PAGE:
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Q&A #19612


Showing a student how to do division in the simpliest way

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From: Gail (for Teacher2Teacher Service)
Date: May 28, 2008 at 18:49:13
Subject: Re: Showing a student how to do division in the simpliest way

Hi Annette,  

I have used a different algorithm with students in the past that seems to
help them get a "grip" on long division.

Here is how it works:

This is an alternate algorithm that helps students who are having difficulty
with the traditional version.  It helps students gain an understanding of
what is happening during the division process, and assists those who do not
have a good recall of all the multiplication facts, because they don't have
to come up with the ONE correct digit for each step. Instead, they can use a
succession of factors to get to the final quotient. Here is how it works...

   ____
7 /478     7 X 10     the student can select any factor they wish to use to
                     find a product to subtract from the original amount
  - 70             (the dividend) -- usually a student selects an 
 _____               easy-to-use factor like  1, 2, 5, or 10
   408     7 X 10
   -70
 _____
   338     7 X 10
   -70               As students become more familiar with the process they 
 _____                will select larger factors.
  268     7 X 10
   -70
______
   198     7 X 10
   -70
______
   128     7 X 10
   -70
______
    58     7 X 2
   -14
______
   44      7 X 2
  -14
______
   30       7 X 2
 - 14
______
  16       7 X 2    When you have found all the "groups" of 7 that can be
                      subtracted out, you are finished.
 -14               Now add all the factors you multiplied by 7, 
_____               and that will give you the quotient.
   2

10 + 10 + 10 + 10 + 10 + 10 + 2 + 2 + 2 + 2= 68

See, this student was able to finish the problem without using any of the
facts except 7 X 10 and 7 X 2.  This could be of great assistance to
someone who understood why we needed to divide, but didn't have the facts
mastered yet.

This is easier for struggling students because they don't have to have the
perfect factor each time, just one that will work.  They continue finding
factors and dividing until they have a remainder that is smaller than the
divisor (in this case, 7).  When they have found all the factors, they just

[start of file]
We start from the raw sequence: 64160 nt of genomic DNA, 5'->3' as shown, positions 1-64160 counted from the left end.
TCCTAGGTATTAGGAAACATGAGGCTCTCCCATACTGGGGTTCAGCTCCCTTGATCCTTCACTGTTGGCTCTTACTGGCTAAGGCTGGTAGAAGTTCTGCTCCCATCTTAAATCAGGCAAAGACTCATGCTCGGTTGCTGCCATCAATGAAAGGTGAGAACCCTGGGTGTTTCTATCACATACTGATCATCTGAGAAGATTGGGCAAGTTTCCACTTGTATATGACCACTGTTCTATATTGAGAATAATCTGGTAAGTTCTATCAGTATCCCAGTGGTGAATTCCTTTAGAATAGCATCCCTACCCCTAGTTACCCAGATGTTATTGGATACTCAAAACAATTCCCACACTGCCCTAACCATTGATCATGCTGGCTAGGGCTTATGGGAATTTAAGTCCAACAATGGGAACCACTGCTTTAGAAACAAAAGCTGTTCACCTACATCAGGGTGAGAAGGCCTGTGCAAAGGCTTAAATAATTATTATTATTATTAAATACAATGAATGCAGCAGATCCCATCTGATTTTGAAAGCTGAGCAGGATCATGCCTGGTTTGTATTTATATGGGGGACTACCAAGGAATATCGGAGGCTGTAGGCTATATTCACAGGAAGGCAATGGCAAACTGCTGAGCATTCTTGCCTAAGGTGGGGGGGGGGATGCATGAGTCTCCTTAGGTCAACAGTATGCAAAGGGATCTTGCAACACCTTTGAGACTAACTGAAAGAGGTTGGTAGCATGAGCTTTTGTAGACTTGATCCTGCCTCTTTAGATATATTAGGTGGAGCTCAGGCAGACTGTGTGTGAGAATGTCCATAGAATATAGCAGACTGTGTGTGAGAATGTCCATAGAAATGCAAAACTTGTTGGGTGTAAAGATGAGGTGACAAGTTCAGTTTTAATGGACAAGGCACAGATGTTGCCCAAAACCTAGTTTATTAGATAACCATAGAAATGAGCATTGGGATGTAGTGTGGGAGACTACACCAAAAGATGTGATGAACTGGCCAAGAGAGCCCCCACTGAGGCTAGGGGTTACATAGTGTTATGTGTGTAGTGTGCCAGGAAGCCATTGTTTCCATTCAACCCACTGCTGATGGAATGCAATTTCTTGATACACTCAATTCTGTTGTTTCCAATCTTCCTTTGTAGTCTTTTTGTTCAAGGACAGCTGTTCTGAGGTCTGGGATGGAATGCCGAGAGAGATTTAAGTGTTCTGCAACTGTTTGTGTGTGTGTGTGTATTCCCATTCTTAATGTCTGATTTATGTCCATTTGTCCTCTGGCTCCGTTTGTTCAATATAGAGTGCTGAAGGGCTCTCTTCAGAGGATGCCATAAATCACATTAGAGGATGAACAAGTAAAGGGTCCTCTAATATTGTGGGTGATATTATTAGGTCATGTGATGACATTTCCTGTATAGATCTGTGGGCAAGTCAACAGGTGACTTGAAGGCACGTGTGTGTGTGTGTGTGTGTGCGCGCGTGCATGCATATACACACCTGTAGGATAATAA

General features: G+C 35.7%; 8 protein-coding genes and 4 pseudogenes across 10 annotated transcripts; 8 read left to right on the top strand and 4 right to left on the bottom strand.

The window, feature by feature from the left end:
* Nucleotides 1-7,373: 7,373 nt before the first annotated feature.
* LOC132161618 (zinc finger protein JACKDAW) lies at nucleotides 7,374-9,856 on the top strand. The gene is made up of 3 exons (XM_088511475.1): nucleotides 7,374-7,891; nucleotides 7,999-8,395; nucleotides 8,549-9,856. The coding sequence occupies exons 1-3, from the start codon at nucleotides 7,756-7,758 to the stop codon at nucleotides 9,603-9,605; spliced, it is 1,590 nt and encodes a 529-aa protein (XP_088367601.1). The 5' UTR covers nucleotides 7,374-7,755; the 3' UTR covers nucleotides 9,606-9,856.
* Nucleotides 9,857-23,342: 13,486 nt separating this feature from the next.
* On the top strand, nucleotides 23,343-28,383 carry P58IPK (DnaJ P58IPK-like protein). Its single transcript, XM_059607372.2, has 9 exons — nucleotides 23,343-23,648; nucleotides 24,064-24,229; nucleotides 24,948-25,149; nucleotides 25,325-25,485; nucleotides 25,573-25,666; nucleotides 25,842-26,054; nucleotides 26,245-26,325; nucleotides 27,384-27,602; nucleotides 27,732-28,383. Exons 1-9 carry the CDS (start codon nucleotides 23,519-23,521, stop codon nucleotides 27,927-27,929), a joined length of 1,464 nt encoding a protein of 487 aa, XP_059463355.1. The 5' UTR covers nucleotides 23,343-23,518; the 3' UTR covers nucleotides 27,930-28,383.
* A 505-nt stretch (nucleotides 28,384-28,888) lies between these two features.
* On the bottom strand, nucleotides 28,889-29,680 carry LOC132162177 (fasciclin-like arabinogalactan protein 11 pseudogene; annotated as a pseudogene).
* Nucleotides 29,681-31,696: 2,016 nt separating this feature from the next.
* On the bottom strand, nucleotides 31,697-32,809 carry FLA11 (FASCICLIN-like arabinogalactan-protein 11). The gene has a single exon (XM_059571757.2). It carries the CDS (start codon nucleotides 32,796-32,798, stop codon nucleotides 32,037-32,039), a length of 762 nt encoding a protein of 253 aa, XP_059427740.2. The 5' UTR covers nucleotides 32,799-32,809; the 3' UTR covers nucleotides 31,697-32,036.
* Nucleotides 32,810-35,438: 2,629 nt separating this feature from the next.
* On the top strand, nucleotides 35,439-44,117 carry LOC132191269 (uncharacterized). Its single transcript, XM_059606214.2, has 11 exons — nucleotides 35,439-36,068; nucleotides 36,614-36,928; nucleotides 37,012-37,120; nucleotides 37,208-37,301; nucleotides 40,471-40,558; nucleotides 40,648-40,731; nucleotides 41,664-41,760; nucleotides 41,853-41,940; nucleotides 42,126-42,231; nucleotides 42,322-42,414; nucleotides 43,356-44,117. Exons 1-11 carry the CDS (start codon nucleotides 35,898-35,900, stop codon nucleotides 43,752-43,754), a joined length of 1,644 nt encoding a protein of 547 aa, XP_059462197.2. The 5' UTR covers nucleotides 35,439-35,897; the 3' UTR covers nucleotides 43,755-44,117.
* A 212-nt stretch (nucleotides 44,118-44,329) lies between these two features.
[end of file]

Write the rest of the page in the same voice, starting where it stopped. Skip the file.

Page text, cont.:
add them up (not the 7, but the other one each time).  That is their
quotient, and what is left is the remainder, which can be put in fraction
form (in this case, 2 out of 7, or 2/7) , or they can place a decimal, and
add zeroes to continue dividing.  Besides that help, this process treats
the dividend (in this case, 478) as a whole amount, instead of looking at 4
hundreds, then 48 tens, as the traditional algorithm does.  For some
students, that is a new way to look at the procedure.  They have been used
to looking at the amounts in terms of single digits...   "How many 7's are
in 4?"   then "How many sevens are in 48?"  No one has helped them see the
big picture, that the 4 is really 4 hundreds, and the 48, 48 tens...

I try to move my students to try larger "chunks" once we have that first
step mastered...
   ____
7 /478     7 X 30
  -210
 _____
   268     7 X 30
  -210
______
    58     7 X 5
   -35
______
    23     7 X 3
   -21
______
     2

30 + 30 + 5 + 3 = 68

Then we have a challenge to try to find the one "best chunk" for each place
value.  In the next example, there is one "chunk" for the tens, and one for
the ones.  (There is no hundreds chunk, because 7 X 100 would be more than
478).

   _____
7 /478     7 X 60
  -420
______
   58     7 X 8
  -56
______
     2

60 + 8 = 68

You will probably notice that that is VERY similar to the traditional
algorithm.  It is just a small nudge away for most students, at that point.

Hope this gives you something to think about...   :-)

 -Gail, for the T2T service

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